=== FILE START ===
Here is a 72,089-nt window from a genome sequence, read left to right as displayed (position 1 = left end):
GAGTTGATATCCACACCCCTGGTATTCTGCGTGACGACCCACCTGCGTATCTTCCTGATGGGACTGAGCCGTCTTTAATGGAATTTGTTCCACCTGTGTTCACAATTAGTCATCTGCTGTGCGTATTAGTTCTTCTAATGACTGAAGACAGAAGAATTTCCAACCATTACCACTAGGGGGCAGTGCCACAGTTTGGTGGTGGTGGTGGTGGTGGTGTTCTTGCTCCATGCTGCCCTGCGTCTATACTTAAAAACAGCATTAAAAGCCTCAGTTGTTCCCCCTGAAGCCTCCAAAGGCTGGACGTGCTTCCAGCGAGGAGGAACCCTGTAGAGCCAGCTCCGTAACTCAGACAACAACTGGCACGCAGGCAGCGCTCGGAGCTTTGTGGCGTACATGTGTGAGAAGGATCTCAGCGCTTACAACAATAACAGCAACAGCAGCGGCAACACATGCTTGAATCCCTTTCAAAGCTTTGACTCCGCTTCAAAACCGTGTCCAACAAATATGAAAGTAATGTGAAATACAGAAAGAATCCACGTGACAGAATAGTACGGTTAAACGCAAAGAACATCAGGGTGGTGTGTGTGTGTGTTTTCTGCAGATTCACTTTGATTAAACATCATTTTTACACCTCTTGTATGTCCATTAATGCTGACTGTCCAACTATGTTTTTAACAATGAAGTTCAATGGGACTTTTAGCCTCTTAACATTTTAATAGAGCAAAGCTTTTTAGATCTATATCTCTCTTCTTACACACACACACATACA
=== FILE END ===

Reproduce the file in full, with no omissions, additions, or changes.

Here is a 72,089-nt window from a genome sequence, read left to right as displayed (position 1 = left end):
GAGTTGATATCCACACCCCTGGTATTCTGCGTGACGACCCACCTGCGTATCTTCCTGATGGGACTGAGCCGTCTTTAATGGAATTTGTTCCACCTGTGTTCACAATTAGTCATCTGCTGTGCGTATTAGTTCTTCTAATGACTGAAGACAGAAGAATTTCCAACCATTACCACTAGGGGGCAGTGCCACAGTTTGGTGGTGGTGGTGGTGGTGGTGTTCTTGCTCCATGCTGCCCTGCGTCTATACTTAAAAACAGCATTAAAAGCCTCAGTTGTTCCCCCTGAAGCCTCCAAAGGCTGGACGTGCTTCCAGCGAGGAGGAACCCTGTAGAGCCAGCTCCGTAACTCAGACAACAACTGGCACGCAGGCAGCGCTCGGAGCTTTGTGGCGTACATGTGTGAGAAGGATCTCAGCGCTTACAACAATAACAGCAACAGCAGCGGCAACACATGCTTGAATCCCTTTCAAAGCTTTGACTCCGCTTCAAAACCGTGTCCAACAAATATGAAAGTAATGTGAAATACAGAAAGAATCCACGTGACAGAATAGTACGGTTAAACGCAAAGAACATCAGGGTGGTGTGTGTGTGTGTTTTCTGCAGATTCACTTTGATTAAACATCATTTTTACACCTCTTGTATGTCCATTAATGCTGACTGTCCAACTATGTTTTTAACAATGAAGTTCAATGGGACTTTTAGCCTCTTAACATTTTAATAGAGCAAAGCTTTTTAGATCTATATCTCTCTTCTTACACACACACACATACA